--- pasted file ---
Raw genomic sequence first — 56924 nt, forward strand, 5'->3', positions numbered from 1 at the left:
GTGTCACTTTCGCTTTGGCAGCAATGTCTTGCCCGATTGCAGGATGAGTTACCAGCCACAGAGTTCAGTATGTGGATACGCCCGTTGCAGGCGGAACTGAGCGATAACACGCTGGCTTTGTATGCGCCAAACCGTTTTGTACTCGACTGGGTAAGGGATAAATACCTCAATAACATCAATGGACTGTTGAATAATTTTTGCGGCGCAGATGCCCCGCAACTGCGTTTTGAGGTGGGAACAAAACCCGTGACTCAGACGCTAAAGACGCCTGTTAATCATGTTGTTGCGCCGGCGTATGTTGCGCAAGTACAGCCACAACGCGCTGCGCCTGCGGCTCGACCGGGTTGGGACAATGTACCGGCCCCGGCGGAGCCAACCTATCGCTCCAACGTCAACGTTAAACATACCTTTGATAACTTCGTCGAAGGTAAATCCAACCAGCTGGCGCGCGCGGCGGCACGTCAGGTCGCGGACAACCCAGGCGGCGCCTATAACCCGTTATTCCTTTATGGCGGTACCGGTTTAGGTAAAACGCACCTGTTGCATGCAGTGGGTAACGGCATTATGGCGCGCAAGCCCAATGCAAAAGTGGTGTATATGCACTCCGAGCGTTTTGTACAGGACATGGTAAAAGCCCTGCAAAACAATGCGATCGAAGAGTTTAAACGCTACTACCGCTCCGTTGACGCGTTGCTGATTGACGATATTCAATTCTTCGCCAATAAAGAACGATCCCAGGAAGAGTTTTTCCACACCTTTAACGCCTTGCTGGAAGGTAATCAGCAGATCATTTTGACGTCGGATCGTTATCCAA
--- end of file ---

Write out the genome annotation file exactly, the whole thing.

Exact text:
Raw genomic sequence first — 56924 nt, forward strand, 5'->3', positions numbered from 1 at the left:
GTGTCACTTTCGCTTTGGCAGCAATGTCTTGCCCGATTGCAGGATGAGTTACCAGCCACAGAGTTCAGTATGTGGATACGCCCGTTGCAGGCGGAACTGAGCGATAACACGCTGGCTTTGTATGCGCCAAACCGTTTTGTACTCGACTGGGTAAGGGATAAATACCTCAATAACATCAATGGACTGTTGAATAATTTTTGCGGCGCAGATGCCCCGCAACTGCGTTTTGAGGTGGGAACAAAACCCGTGACTCAGACGCTAAAGACGCCTGTTAATCATGTTGTTGCGCCGGCGTATGTTGCGCAAGTACAGCCACAACGCGCTGCGCCTGCGGCTCGACCGGGTTGGGACAATGTACCGGCCCCGGCGGAGCCAACCTATCGCTCCAACGTCAACGTTAAACATACCTTTGATAACTTCGTCGAAGGTAAATCCAACCAGCTGGCGCGCGCGGCGGCACGTCAGGTCGCGGACAACCCAGGCGGCGCCTATAACCCGTTATTCCTTTATGGCGGTACCGGTTTAGGTAAAACGCACCTGTTGCATGCAGTGGGTAACGGCATTATGGCGCGCAAGCCCAATGCAAAAGTGGTGTATATGCACTCCGAGCGTTTTGTACAGGACATGGTAAAAGCCCTGCAAAACAATGCGATCGAAGAGTTTAAACGCTACTACCGCTCCGTTGACGCGTTGCTGATTGACGATATTCAATTCTTCGCCAATAAAGAACGATCCCAGGAAGAGTTTTTCCACACCTTTAACGCCTTGCTGGAAGGTAATCAGCAGATCATTTTGACGTCGGATCGTTATCCAA